Sophy Ridge on Sunday Interview with Theresa May, Prime Minister, 8.01.17

Sophy Ridge on Sunday


SOPHY RIDGE: We’re joined now by the Prime Minister, Theresa May, thank you so much for being with us this morning.

THERESA MAY: It’s a pleasure to be here for your new programme, Sophy.

SR: Thank you.  We’ve just been watching that film where people were talking about their concerns about immigration, about wages being undercut, concerns about antisocial behaviour and I was really struck by some of that anger at how immigration has been managed.  When you were Home Secretary immigration went up to record levels so are you to blame for some of that anger?

THERESA MAY: Well we put a number of changes in place in relation to immigration when we came in  precisely because we recognised the concerns that people had about immigration.  The reason why we were looking to bring those changes in was because we knew, particularly for people on lower incomes  immigration did have an impact on their wages but I think what the film that we’ve just seen shows is that when people voted in the referendum on 23rd June, yes they voted to leave the European Union but they also voted for change and this year, 2017, is the year in which we start to make that happen and that’s why, over the coming weeks I’ll be setting out more details of my plan for Britain.  Yes, that’s about getting the right deal for Brexit but it is also about economic reform, we’ll be publishing a housing white paper, green paper, on our industrial strategy, it’s also about social reform – I’m giving a speech tomorrow and I’m going to focus on some of the injustices particularly in mental health and the stigma that still attaches to mental health so it’s about getting the right deal internationally but it is also about a fair deal at home.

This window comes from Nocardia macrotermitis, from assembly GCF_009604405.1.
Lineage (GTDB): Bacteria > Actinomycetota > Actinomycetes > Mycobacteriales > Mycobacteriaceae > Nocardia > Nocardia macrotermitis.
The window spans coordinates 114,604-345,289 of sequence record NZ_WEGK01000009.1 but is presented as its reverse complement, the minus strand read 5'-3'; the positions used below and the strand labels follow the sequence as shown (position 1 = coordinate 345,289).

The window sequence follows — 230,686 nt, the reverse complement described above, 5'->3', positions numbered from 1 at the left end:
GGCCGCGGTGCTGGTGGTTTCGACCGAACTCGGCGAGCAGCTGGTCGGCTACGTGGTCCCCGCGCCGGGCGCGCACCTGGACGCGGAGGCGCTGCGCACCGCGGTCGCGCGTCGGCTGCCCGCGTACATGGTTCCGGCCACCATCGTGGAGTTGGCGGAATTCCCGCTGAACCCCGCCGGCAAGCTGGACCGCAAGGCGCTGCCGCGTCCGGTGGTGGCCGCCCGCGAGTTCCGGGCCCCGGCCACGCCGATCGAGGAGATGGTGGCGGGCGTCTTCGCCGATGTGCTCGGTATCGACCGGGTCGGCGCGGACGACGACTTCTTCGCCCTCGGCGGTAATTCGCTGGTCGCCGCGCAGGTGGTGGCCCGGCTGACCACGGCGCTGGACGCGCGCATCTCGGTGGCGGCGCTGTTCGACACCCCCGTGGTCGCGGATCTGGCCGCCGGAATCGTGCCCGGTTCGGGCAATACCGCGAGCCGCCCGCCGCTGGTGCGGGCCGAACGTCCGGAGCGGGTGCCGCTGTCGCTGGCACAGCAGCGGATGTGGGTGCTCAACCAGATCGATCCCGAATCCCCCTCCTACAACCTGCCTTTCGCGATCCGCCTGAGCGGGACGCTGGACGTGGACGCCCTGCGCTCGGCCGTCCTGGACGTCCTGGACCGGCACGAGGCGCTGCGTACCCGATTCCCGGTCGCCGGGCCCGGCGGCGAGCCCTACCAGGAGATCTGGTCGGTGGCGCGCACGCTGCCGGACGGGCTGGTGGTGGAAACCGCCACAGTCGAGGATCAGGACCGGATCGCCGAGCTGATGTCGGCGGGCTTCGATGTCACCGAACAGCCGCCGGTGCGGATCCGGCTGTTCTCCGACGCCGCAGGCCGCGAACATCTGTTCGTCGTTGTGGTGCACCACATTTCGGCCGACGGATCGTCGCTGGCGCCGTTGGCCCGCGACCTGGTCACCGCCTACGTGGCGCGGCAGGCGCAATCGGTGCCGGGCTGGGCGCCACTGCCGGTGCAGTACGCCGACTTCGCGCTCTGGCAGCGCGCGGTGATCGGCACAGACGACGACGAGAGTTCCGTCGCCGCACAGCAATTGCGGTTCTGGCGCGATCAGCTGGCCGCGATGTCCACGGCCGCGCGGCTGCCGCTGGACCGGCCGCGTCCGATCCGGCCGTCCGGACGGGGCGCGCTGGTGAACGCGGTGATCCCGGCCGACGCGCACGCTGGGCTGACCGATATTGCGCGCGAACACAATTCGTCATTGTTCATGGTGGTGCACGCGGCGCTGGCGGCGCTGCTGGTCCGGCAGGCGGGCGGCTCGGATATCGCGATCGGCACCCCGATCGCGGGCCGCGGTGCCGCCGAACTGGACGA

SR:  I’m wanting to talk about your domestic policy agenda and your shared society but let’s just stick to immigration and Brexit for a moment because that is what a lot of people are very concerned about at the moment.  Do you think that people will trust you to deliver that because you haven’t always been able to deliver in the past?  I think we can just bring up on the screen actually something that you said back in 2010 when you were Home Secretary about reducing net migration to the tens of thousands, “The British people want us to do it, it’s the right thing to do so we will do it.”  But you didn’t do it so why should people think it’s different this time?